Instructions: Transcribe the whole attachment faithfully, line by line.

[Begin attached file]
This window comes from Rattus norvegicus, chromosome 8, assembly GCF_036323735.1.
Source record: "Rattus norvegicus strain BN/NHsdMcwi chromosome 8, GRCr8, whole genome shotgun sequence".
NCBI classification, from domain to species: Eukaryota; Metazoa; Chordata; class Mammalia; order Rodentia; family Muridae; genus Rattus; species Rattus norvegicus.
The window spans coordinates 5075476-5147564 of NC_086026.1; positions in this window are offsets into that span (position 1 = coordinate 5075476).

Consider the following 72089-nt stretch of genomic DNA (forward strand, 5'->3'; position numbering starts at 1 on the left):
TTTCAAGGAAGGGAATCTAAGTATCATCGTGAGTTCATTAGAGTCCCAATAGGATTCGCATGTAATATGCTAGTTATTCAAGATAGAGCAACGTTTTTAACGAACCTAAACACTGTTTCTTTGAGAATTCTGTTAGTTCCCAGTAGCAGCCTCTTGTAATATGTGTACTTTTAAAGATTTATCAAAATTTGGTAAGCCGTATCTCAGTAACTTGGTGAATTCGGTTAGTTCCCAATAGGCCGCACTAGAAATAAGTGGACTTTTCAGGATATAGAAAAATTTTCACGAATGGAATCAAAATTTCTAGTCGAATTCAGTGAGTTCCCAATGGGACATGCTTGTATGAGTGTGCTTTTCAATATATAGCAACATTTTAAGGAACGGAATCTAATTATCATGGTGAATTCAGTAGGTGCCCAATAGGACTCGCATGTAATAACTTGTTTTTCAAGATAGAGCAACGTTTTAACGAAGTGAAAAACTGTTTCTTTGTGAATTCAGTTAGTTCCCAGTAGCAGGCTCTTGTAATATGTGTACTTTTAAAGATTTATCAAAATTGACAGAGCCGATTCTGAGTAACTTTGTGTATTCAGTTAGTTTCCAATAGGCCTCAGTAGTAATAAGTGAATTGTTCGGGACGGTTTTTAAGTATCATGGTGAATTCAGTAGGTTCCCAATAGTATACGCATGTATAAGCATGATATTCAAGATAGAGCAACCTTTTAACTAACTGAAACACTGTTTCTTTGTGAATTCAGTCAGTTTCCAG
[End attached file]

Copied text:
This window comes from Rattus norvegicus, chromosome 8, assembly GCF_036323735.1.
Source record: "Rattus norvegicus strain BN/NHsdMcwi chromosome 8, GRCr8, whole genome shotgun sequence".
NCBI classification, from domain to species: Eukaryota; Metazoa; Chordata; class Mammalia; order Rodentia; family Muridae; genus Rattus; species Rattus norvegicus.
The window spans coordinates 5075476-5147564 of NC_086026.1; positions in this window are offsets into that span (position 1 = coordinate 5075476).

Consider the following 72089-nt stretch of genomic DNA (forward strand, 5'->3'; position numbering starts at 1 on the left):
TTTCAAGGAAGGGAATCTAAGTATCATCGTGAGTTCATTAGAGTCCCAATAGGATTCGCATGTAATATGCTAGTTATTCAAGATAGAGCAACGTTTTTAACGAACCTAAACACTGTTTCTTTGAGAATTCTGTTAGTTCCCAGTAGCAGCCTCTTGTAATATGTGTACTTTTAAAGATTTATCAAAATTTGGTAAGCCGTATCTCAGTAACTTGGTGAATTCGGTTAGTTCCCAATAGGCCGCACTAGAAATAAGTGGACTTTTCAGGATATAGAAAAATTTTCACGAATGGAATCAAAATTTCTAGTCGAATTCAGTGAGTTCCCAATGGGACATGCTTGTATGAGTGTGCTTTTCAATATATAGCAACATTTTAAGGAACGGAATCTAATTATCATGGTGAATTCAGTAGGTGCCCAATAGGACTCGCATGTAATAACTTGTTTTTCAAGATAGAGCAACGTTTTAACGAAGTGAAAAACTGTTTCTTTGTGAATTCAGTTAGTTCCCAGTAGCAGGCTCTTGTAATATGTGTACTTTTAAAGATTTATCAAAATTGACAGAGCCGATTCTGAGTAACTTTGTGTATTCAGTTAGTTTCCAATAGGCCTCAGTAGTAATAAGTGAATTGTTCGGGACGGTTTTTAAGTATCATGGTGAATTCAGTAGGTTCCCAATAGTATACGCATGTATAAGCATGATATTCAAGATAGAGCAACCTTTTAACTAACTGAAACACTGTTTCTTTGTGAATTCAGTCAGTTTCCAG